“It was quite hard to find something, but in the end it was pretty obvious. We’ve had a connection to that creek, we’ve had many tree plantings along there for a long time, so all our employees feel a connection with it, as well as the community,” she said.
“We see it, it’s behind the plant and it goes through Hobson’s Bay… and there's a joint project between all those councils to fix up the natural environment around the creek.
“It’s also missing parts of all the bike trails that will be the link from north to south so people can travel from Altona, right up to the freeway… and right along Federation trail into the city, so it makes another piece of the puzzle of all the bike paths that are needed to be able to bike all around the West.”
Toyota has committed to funding the first three stages of the upgrade, remaining involved until manufacturing ends.
“It’s about $12 million to fix up the section within Hobsons Bay and council haven’t done that because it’s so much money, we said if we kick-started it by donating $1.8 million that would be a start for them to search for extra funding from federal and state [governments], so that initiated that community legacy project,” Persic said.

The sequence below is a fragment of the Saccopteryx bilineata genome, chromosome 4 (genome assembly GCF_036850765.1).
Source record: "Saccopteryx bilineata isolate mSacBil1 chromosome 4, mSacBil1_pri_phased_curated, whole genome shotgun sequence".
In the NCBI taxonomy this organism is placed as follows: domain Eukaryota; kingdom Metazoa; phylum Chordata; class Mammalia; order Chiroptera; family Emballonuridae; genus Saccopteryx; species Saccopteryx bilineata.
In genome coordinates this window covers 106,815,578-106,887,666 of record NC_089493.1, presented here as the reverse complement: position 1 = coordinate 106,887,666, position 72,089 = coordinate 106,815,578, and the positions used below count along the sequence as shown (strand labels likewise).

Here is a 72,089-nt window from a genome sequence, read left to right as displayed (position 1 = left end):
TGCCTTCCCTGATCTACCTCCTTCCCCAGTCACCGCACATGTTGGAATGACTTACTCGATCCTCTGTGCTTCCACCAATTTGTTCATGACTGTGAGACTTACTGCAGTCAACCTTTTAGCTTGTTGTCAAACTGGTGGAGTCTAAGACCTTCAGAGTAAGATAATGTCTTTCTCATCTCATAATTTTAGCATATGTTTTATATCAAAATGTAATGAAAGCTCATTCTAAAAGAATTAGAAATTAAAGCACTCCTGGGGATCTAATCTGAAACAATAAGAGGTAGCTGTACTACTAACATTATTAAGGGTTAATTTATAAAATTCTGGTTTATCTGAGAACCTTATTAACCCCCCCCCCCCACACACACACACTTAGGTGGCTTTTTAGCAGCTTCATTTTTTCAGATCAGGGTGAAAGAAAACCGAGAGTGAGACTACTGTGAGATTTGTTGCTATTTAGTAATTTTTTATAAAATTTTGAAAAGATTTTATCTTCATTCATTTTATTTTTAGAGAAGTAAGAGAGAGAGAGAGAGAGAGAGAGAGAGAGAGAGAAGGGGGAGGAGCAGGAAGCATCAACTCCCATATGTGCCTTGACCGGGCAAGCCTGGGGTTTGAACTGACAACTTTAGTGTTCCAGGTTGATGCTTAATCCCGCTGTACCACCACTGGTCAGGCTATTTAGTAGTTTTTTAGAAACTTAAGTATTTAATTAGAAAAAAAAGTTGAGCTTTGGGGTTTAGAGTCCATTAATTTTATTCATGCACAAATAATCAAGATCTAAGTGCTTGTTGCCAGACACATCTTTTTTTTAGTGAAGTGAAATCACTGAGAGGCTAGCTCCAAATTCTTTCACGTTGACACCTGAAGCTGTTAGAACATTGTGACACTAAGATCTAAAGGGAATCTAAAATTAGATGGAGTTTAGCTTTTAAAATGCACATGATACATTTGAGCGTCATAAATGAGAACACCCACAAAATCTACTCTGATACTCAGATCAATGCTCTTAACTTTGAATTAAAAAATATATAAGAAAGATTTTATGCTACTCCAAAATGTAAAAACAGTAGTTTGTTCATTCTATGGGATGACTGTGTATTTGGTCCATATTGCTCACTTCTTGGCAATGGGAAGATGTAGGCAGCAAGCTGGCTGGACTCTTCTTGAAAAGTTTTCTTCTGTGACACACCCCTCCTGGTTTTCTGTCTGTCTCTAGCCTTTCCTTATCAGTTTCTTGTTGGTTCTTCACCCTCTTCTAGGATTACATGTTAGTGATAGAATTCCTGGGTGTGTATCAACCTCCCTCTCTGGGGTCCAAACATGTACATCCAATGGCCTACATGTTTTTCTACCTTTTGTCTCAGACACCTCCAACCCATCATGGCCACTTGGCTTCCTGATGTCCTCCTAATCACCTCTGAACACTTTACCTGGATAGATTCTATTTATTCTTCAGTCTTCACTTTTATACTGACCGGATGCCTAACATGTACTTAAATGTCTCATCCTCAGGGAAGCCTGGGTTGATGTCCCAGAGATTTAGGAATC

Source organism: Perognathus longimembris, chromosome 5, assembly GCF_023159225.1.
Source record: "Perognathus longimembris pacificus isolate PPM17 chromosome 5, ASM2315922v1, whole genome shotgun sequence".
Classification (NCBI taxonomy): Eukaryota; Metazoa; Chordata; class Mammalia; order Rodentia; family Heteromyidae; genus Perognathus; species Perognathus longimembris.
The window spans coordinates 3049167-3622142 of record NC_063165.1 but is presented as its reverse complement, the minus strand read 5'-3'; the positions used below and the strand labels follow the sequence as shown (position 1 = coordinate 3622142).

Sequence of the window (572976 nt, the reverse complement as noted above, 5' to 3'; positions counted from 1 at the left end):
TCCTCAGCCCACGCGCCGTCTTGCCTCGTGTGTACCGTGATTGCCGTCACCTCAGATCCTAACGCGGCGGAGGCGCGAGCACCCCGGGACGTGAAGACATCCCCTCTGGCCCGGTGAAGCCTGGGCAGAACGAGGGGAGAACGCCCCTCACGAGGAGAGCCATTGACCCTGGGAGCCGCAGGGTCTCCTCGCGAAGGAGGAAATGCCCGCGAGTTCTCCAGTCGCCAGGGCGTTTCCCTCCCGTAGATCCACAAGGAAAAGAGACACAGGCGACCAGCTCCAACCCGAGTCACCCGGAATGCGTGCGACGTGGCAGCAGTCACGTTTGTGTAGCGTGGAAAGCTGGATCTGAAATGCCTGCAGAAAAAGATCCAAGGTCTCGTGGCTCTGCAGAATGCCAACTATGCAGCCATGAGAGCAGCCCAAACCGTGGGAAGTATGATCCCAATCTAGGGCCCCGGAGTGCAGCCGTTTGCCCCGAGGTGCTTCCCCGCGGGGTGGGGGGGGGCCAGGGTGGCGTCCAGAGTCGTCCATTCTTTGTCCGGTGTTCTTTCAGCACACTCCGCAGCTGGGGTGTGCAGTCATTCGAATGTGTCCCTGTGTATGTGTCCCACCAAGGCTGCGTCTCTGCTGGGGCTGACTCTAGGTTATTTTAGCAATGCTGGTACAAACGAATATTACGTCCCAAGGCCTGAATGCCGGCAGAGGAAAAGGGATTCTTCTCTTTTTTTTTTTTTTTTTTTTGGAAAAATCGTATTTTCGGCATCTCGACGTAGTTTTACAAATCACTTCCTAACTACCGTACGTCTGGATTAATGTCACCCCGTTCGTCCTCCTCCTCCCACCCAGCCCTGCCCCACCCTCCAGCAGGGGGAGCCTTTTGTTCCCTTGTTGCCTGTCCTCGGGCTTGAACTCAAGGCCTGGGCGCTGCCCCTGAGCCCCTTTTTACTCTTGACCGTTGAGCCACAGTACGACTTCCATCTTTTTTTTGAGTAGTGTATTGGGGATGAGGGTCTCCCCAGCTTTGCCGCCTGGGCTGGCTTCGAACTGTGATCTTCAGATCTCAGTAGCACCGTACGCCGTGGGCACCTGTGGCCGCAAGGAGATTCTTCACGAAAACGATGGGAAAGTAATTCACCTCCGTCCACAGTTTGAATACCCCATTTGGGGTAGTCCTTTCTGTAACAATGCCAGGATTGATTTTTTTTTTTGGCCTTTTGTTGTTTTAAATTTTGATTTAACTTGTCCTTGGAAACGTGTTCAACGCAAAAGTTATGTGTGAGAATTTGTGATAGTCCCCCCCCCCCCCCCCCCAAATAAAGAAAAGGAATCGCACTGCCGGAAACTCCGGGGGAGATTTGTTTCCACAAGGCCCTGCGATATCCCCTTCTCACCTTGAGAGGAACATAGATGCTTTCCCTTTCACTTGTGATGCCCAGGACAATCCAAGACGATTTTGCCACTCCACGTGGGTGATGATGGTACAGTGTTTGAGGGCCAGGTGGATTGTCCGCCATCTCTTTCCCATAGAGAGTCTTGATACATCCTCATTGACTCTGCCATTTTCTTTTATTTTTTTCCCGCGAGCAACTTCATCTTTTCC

“There’s a committee in the works until the end of 2017, we hope to open a section of the bike and walking path together with all the stakeholders.”
Along with the Altona project, Persic said the company is also looking for a community legacy project for Sutherland Shire in Sydney, where Toyota’s sales and marketing office will also be closing, with all operations moving to Port Melbourne.
Persic said despite ending manufacturing, both the community and employee response to its projects has been positive.
“No one has ever, ever said we shouldn’t do CSR because all these people are losing their jobs. I’ve never had a comment from any of the people losing jobs that have said, what you’re doing is wrong with Kororoit Creek and you should be putting that money into keeping the jobs,” she said.
“Not one person has ever said that because we’ve had a really good relationship with the creek, with the Friends of Lower Kororoit Creek, with council, and the employees see the need for the creek and for what it can do for the community.
“It’s that balance of you know that people will be losing jobs but you should keep doing CSR activities, so it’s quite interesting to be in this space.”